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All Images


Press Release 11-120
Where Have All the Flowers Gone?

High-mountain wildflower season reduced, affecting pollinators like bees, hummingbirds

Back to article | Note about images

Photo of dwarf bluebells with a snow-capped mountain in the background.

Dwarf bluebells is one of the earliest plants to bloom in spring; queen bees come to it for nectar.

Credit: David Inouye


Download the high-resolution JPG version of the image. (202 KB)

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Photo of a bumblebee worker visiting flowers of the tall bluebell.

A bumblebee worker visits flowers of the tall bluebell for both nectar and pollen.

Credit: David Inouye


Download the high-resolution JPG version of the image. (73 KB)

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Photo of a female broadtailed hummingbird collecting nectar from the flowers of tall larkspur.

A female broadtailed hummingbird collects nectar from the flowers of tall larkspur.

Credit: David Inouye


Download the high-resolution JPG version of the image. (123 KB)

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Photo of flowers of Indian paintbrush.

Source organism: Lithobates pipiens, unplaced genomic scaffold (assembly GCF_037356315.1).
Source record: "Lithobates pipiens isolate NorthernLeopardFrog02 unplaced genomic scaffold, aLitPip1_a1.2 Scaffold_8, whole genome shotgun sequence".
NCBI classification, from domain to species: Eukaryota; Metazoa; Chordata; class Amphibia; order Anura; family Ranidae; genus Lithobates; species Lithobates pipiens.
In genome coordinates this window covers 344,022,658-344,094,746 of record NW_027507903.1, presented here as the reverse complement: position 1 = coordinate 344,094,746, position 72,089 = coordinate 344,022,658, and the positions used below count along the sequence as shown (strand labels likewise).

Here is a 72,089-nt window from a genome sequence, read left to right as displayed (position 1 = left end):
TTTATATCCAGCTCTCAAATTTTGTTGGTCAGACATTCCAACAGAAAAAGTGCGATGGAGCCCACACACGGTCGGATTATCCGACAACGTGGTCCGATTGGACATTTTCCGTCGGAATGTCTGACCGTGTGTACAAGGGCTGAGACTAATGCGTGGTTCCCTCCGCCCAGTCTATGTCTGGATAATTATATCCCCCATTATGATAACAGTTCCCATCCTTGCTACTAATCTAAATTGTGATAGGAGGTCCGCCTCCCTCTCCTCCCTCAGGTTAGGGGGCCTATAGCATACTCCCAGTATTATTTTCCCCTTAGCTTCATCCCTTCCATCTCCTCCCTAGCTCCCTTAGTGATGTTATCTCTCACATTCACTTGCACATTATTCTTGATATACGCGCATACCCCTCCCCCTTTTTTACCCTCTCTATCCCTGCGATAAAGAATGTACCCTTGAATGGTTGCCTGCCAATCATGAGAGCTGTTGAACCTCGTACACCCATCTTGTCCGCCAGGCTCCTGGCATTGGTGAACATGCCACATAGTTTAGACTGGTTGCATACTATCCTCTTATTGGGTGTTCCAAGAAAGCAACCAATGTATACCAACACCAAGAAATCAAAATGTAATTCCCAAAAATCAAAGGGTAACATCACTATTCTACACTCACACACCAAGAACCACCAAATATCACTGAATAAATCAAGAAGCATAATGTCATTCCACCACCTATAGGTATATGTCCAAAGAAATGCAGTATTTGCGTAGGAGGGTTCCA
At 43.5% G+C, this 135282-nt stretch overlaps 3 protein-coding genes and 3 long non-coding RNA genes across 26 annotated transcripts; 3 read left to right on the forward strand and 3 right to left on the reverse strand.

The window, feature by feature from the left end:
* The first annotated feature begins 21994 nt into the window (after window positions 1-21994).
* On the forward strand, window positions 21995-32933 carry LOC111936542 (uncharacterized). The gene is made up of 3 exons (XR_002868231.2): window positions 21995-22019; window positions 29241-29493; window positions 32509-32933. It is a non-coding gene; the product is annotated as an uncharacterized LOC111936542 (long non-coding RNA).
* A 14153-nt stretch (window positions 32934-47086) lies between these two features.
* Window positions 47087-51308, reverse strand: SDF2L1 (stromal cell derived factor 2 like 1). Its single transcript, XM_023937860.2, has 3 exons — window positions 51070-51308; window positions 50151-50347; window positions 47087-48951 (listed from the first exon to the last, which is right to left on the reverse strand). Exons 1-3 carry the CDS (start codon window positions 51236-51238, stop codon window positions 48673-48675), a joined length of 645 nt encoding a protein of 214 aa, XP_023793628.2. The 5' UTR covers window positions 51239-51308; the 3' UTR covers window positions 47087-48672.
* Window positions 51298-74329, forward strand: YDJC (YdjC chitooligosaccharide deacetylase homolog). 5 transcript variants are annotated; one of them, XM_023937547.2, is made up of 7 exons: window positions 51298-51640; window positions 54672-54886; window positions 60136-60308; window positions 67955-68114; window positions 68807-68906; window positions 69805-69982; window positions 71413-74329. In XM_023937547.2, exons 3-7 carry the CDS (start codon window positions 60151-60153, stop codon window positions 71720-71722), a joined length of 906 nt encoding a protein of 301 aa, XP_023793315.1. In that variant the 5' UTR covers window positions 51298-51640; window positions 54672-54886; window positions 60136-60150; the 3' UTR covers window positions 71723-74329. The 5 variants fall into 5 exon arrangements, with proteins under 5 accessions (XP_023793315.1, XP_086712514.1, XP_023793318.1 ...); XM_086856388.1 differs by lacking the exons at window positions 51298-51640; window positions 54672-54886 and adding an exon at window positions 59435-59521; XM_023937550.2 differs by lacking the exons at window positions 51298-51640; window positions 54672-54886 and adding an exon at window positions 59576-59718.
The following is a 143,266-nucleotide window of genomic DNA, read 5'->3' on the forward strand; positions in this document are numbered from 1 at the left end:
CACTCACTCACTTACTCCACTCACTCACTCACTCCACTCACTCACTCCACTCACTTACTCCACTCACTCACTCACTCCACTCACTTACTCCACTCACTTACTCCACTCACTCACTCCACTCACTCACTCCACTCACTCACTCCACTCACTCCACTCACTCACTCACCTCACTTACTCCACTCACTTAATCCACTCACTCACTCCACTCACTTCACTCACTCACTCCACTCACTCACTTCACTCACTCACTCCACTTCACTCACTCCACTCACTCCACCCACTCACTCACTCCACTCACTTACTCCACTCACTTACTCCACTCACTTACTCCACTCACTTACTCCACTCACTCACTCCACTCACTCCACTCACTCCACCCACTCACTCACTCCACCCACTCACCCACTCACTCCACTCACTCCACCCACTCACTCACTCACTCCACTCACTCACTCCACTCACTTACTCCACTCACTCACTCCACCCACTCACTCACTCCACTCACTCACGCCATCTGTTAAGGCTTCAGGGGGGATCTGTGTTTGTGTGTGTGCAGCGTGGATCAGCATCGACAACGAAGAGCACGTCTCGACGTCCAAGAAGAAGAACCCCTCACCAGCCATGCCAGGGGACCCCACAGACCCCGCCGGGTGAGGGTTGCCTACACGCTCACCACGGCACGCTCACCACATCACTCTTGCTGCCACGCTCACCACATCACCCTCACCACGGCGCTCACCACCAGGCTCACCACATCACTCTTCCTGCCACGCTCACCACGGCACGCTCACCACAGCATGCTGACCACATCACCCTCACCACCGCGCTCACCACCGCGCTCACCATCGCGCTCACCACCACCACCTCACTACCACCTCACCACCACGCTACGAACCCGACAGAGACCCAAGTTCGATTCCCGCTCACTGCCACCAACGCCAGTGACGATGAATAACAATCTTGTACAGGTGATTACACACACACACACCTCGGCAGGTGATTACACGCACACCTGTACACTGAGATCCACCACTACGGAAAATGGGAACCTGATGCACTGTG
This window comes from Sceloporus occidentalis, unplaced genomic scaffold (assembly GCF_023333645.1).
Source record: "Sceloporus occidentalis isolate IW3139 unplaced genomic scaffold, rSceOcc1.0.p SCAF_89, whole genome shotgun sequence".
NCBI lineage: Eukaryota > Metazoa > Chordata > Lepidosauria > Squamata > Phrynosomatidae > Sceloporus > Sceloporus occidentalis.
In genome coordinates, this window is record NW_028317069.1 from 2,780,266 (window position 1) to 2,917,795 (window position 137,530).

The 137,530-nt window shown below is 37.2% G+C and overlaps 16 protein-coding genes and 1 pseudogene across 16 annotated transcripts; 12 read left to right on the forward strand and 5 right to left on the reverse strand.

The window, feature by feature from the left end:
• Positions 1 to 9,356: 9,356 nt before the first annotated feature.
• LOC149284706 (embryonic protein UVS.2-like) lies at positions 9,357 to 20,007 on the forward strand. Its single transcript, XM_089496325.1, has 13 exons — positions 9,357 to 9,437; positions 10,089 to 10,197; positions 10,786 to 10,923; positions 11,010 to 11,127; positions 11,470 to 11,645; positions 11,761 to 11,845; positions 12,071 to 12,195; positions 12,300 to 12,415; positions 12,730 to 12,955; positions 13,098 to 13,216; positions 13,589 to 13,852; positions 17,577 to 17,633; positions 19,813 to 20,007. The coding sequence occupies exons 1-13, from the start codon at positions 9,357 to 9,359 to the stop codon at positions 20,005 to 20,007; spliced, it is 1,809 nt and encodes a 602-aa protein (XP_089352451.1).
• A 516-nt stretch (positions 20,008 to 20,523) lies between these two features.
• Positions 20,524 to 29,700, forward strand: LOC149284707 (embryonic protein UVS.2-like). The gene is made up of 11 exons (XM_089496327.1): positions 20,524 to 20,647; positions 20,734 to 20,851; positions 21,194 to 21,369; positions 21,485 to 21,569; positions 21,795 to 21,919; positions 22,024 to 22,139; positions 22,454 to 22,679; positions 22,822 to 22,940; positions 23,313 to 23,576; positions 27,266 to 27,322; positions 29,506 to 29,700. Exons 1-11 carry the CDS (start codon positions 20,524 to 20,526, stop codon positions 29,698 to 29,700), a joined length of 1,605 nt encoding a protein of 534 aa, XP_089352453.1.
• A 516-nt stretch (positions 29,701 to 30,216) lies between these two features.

Indian paintbrush is one of several wildflowers adapted for hummingbird pollination.

Credit: David Inouye


Download the high-resolution JPG version of the image. (158 KB)

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Photo of Aspen sunflowers in a montane meadow with mountains in the background.

Aspen sunflower blooms in mid-summer; it's extremely sensitive to changes in climate.

Credit: David Inouye


Download the high-resolution JPG version of the image. (276 KB)

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Photo of flowers of rock jasmine.

Rock jasmine flowers longest in mid-summer rains. In no-rain summers, it dries up and dies.

Credit: David Inouye


Download the high-resolution JPG version of the image. (325 KB)

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